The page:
Intro: Charging a Smartphone Off an SOSCharger -- Without Turning the Crank!
Hello Instructables community! I've been a long time user, but this is my first Instructable to share with you guys.
Warning: wall of text introduction to my problem!
I saw a deal on Google Offers for an SOSCharger, which is a portable flashlight with a barrel plug power output that charges via an onboard dynamo. I figured it wouldn't be too bad of an idea to get, seeing as it has that extra power output. The site did say it could not charge Iphones (and presumably other smartphones), so that means that from the getgo I was looking at playing with this thing. It arrived in the mail with a bunch of adapters, several of which were USB, which was a little disappointing (but unsurprising) when none of the USB adapters had a built in voltage divider circuit.
I also found out that the barrel plug would only be energized when the dynamo was active, which is all well and good, but it is a pain in the rear to charge your phone that way continuously. I wanted to be able to plug any USB device into the SOSCharger and have it work, while only needing to rev up the Dynamo every couple of minutes or so, allowing the onboard battery used for the LEDs to provide steady power output in between charging spasms.
I did already have some booster circuits from previous builds lying around, I picked them up off Ebay for about 3-4 dollars apiece, and I had a pushbutton switch that I salvaged from a LED bumplight, so I figured I could also make an adapter that converted the standard DC output into USB output that could be used by all devices.
You will need the following:
1 DC-DC Converter 3V to 5V 1A USB Charging Circuit (lesser amperage is fine, nothing under 250 mA)
1 Pushbutton switch
Resistors in some way that will total:
and 27000 OHMs
Soldering Iron / Solder
USB Male connector
Drill or rotary tool
We need all of the extra items in order to restore the unit its water-resistant qualities.
Step 1: Crack It Open
Here is likely the most simple part: take a small knife and pry the black part from the blue part. There will be four outer casing pieces.
Once inside, unscrew all screws (don't lose any!) and pull out the barrel plug connector for easier access. You'll see that the red wire is at the back of the barrel plug, with the black wire at the bottom. Looking inside, you'll see that only the black and red connect to the inner leads. Hmm...
Step 2: Wiring to the Battery
A little testing with the multimeter reveals that the Red and Black wires go directly to the Dynamo, while the red and yellow wires go to the battery, with the yellow being the "ground" wire of the battery.
This makes our job a little simpler, because we don't have to worry about frying anything. Fire up your soldering iron desolder and then switch the black and yellow wires.
Drill a hole in the front left black piece, near the LEDs, insert your switch and seal it. Wire it inline with the red wire (or yellow wire, whichever is more catching to your eye). Reassemble the unit and close everything up.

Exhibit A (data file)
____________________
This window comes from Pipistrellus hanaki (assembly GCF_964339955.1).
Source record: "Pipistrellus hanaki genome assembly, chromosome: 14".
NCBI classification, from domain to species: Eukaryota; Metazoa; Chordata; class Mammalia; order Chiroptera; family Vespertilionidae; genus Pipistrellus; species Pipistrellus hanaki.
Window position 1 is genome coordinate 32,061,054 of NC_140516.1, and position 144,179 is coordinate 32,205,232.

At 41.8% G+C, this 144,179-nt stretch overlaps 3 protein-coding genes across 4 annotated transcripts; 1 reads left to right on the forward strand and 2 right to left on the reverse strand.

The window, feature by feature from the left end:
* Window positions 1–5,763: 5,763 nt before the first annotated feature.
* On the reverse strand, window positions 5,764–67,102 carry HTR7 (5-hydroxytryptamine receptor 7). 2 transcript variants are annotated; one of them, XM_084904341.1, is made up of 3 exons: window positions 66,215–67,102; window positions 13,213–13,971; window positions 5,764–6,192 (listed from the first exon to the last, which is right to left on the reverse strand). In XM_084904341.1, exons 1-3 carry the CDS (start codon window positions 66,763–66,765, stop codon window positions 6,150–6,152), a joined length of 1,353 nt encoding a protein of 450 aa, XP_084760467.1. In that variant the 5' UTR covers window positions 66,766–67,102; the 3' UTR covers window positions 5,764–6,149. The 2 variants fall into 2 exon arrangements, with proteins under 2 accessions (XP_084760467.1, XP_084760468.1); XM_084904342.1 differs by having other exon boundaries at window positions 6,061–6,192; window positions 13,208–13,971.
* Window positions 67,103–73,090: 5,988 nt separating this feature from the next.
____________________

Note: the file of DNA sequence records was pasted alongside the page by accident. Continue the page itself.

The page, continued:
Step 4: Booster Circuit Adapter
Here is where some math will come in, but don't worry, I found you the right tools for the job. With this circuit, I preselected the resistor values you will need for your voltage divider circuit.
There will be four leads on the USB female output. On the back of them, solder a black to the ground, red to the +5v, white to the D- and green to the D+.
Have two diodes coming from the red wire. Between the red and the green wire, solder in a 29kR resistor. Between the green and black, solder a 20KR. Between red and white (ON THE SECOND DIODE), solder a 22kR resistor. Between white and black, solder the 27kR. (remember, any combination of resistors in series that add up to these values will be what you need in those spots, but the fewer resistors the better because it takes up less space).
Here is the voltage divider calculator I used.
Solder the leads from the Male USB adapter for ground and 5v into the appropriate input leads on the booster circuit chip. Finally, wrap the entire assembly in electrical tape, insulating everything. Keep it compact.
Step 5: Final Housing for Adapter and You're Done!
Here is a fun part. Go boil some water and grab your moldable thermoplastic. I got mine from Amazon, called InstaMorph. This stuff is really nifty, and the 12 ounces goes a looooong way.
Heat the plastic in the hot water, then mold it around your booster circuit adapter assembly, make it as compact as possible, and let it cool.
Plug it all in, press the switch, and you're done!
Some things to note: the battery has a low capacity. You can't recharge a cellphone fully off of it, really all this does is let you set the thing down for a few minutes between furious cranking. It is likely overdischarging this battery could really hurt it, which means you need to keep an eye on your charger, and crank often.
Thanks for reading!